Graph of contents

A graph of contents is a more structured alternative to a table of contents.

A table of contents can provide a useful overview of a document’s content. However, because of its limited form, some information about the structure of the document must be omitted.

If, instead, we use a graph of contents, we can convey additional information about the relationships between sections. In effect, we combine the table of contents with an argument map.

For example:

All men are mortal

Socrates is a man

Therefore, Socrates is mortal

Clicking on a dotted link brings up the graph. The label for the current section (as identified by the link used to bring up the graph) is bolded in the graph. Clicking a label in the graph hides the graph and scrolls to that section in the document. Clicking the background just hides the graph.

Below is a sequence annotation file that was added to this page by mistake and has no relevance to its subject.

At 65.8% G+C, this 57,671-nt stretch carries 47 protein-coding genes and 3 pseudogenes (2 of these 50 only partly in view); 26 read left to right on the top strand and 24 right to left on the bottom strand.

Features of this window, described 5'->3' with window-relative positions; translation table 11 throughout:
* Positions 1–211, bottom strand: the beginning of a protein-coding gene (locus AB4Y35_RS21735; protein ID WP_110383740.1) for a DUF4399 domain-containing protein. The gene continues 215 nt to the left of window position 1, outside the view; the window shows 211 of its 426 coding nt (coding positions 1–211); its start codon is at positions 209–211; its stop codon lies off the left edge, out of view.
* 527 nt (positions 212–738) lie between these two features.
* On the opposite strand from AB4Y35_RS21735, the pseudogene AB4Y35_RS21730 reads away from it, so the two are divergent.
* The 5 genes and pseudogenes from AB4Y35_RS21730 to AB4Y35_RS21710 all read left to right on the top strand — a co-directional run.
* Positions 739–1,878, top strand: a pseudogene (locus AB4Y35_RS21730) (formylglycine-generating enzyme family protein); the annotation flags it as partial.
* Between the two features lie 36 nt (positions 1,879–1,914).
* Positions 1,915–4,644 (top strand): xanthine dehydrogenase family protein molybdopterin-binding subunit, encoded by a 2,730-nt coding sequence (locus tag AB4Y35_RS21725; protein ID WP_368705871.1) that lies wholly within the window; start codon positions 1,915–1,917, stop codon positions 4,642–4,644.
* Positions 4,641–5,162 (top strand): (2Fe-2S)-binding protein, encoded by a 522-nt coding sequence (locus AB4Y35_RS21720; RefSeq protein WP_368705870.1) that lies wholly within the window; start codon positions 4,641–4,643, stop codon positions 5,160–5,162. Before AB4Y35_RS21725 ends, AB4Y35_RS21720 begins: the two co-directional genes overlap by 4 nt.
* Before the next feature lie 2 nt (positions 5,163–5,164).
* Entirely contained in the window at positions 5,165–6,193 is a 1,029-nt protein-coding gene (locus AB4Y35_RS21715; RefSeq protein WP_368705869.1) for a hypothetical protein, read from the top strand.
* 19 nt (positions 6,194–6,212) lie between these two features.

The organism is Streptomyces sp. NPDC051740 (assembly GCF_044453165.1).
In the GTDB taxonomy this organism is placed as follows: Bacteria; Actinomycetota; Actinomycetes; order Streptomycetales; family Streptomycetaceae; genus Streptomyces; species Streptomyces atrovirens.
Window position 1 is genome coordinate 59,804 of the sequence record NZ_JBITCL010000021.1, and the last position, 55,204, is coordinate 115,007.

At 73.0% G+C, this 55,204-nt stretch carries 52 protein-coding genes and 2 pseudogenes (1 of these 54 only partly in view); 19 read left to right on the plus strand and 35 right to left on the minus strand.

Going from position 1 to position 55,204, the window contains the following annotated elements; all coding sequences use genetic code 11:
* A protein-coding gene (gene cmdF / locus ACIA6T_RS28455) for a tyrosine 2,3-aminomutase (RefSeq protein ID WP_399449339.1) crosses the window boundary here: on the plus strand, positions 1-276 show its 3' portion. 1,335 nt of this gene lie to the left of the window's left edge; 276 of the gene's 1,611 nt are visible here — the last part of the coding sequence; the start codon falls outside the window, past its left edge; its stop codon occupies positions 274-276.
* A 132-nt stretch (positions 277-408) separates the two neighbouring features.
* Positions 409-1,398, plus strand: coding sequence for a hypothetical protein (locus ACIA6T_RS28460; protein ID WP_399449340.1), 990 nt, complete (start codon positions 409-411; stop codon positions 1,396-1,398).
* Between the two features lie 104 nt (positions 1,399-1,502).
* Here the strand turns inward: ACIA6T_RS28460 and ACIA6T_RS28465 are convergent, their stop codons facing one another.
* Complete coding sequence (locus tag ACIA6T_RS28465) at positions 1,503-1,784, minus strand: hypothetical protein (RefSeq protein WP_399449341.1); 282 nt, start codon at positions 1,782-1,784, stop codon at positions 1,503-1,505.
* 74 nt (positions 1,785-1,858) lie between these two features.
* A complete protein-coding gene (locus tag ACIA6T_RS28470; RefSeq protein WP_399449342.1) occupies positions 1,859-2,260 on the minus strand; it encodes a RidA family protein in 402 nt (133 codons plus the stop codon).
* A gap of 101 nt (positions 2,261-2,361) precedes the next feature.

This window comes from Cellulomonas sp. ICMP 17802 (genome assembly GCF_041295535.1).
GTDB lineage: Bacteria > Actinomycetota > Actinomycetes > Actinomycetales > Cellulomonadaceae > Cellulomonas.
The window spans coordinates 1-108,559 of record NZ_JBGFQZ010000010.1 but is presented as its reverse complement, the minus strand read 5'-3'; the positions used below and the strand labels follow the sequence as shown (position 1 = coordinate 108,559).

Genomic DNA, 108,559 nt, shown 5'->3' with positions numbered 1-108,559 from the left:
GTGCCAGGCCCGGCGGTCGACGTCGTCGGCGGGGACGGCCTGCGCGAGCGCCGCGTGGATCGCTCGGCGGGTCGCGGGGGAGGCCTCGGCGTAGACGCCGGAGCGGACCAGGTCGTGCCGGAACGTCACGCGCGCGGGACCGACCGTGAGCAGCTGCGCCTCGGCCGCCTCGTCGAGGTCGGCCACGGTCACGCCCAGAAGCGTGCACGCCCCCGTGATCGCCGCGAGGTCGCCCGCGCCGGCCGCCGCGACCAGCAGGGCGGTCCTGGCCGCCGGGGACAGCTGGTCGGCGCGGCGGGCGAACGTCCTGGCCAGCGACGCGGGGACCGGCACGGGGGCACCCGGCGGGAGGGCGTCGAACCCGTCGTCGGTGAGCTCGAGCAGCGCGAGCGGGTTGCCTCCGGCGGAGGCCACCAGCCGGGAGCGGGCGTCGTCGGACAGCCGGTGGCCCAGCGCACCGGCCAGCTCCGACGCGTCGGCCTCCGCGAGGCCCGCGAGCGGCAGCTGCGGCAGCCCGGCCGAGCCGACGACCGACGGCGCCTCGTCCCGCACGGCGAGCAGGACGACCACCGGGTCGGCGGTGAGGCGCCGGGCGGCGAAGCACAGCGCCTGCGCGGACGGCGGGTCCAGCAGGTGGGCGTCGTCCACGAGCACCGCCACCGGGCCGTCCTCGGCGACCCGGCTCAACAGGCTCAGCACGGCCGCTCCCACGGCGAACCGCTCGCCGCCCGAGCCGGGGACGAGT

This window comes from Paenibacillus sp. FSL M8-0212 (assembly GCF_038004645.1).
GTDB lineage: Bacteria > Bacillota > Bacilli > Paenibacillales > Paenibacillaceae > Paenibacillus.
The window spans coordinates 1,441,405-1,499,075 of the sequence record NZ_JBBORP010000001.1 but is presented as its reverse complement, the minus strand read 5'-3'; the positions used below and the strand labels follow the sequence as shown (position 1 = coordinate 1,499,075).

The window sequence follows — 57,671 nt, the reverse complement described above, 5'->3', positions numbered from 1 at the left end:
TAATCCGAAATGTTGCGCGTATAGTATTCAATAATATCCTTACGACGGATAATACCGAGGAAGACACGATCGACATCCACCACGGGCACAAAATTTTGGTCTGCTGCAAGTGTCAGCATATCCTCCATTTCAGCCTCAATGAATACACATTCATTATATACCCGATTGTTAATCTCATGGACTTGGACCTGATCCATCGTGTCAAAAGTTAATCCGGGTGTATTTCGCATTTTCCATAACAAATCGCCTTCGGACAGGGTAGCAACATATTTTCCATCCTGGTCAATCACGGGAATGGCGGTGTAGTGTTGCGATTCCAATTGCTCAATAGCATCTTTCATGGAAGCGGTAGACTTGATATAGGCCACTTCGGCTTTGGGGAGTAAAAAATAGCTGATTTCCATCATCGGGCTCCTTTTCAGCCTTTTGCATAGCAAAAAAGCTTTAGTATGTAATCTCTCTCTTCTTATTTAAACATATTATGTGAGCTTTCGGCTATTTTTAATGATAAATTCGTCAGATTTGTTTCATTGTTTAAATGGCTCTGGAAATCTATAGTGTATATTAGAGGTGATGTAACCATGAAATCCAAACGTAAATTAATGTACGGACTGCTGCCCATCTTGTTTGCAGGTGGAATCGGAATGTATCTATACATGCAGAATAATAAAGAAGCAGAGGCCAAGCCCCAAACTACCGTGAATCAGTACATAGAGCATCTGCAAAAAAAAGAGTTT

You can reorganize the graph by dragging a node to fix it into a position. For example, if you were skipping around in a large document, you could track which sections you’d read by dragging their nodes to the right margin. Double-clicking releases a node that’s been fixed in place.

This technique can be found in vivo in the post on biblometrics.